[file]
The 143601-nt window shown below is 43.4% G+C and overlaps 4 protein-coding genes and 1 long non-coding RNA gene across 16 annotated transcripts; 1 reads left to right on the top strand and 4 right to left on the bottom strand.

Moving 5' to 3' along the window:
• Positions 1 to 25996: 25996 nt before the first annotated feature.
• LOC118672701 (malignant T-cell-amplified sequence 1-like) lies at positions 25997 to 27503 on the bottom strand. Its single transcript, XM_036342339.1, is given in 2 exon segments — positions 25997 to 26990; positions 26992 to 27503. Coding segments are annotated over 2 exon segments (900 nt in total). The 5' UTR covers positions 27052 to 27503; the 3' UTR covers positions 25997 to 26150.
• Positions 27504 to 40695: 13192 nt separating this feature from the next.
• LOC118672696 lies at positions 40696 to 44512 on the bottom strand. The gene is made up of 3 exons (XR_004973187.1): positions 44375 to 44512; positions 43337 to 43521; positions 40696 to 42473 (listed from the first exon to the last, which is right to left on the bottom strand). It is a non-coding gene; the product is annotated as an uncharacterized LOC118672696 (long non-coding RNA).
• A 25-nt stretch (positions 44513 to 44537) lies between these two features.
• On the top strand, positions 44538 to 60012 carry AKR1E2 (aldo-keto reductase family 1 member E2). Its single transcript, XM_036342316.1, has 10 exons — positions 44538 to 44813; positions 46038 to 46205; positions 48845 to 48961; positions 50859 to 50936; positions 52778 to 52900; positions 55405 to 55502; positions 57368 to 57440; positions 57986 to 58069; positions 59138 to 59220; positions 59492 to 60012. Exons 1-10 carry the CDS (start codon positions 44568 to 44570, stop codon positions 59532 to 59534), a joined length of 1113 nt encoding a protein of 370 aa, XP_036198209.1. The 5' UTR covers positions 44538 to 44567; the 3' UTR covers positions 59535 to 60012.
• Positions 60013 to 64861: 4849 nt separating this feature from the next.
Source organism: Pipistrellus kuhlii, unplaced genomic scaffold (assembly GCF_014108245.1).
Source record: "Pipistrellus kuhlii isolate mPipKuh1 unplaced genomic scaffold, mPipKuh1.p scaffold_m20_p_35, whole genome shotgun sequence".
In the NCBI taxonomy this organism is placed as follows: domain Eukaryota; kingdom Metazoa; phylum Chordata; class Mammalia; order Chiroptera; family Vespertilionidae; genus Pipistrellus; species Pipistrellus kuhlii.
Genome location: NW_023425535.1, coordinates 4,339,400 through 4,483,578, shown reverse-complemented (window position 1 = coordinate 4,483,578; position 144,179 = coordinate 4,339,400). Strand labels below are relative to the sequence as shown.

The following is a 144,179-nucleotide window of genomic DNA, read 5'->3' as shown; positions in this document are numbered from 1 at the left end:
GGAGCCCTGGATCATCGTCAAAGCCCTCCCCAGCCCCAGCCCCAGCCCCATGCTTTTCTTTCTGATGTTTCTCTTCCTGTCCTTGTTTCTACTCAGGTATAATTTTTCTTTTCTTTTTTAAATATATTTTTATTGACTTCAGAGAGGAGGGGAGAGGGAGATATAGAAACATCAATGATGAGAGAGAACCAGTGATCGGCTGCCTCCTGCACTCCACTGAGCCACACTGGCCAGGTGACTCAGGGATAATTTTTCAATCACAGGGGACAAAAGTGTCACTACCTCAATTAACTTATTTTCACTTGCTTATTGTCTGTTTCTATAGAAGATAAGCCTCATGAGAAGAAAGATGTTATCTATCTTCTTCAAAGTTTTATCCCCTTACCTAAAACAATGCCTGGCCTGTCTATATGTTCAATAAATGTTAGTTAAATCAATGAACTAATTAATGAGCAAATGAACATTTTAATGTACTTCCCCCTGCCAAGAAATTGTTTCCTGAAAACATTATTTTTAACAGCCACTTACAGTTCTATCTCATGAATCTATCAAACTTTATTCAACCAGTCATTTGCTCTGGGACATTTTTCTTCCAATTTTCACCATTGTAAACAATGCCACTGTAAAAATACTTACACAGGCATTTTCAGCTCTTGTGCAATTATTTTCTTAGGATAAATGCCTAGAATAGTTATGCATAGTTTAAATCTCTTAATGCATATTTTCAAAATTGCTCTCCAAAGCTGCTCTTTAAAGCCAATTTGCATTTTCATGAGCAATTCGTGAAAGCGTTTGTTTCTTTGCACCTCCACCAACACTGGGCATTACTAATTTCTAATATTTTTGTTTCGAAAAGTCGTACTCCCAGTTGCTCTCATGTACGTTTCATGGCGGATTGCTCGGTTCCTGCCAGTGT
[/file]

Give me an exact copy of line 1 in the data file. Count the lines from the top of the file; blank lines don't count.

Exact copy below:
The 143601-nt window shown below is 43.4% G+C and overlaps 4 protein-coding genes and 1 long non-coding RNA gene across 16 annotated transcripts; 1 reads left to right on the top strand and 4 right to left on the bottom strand.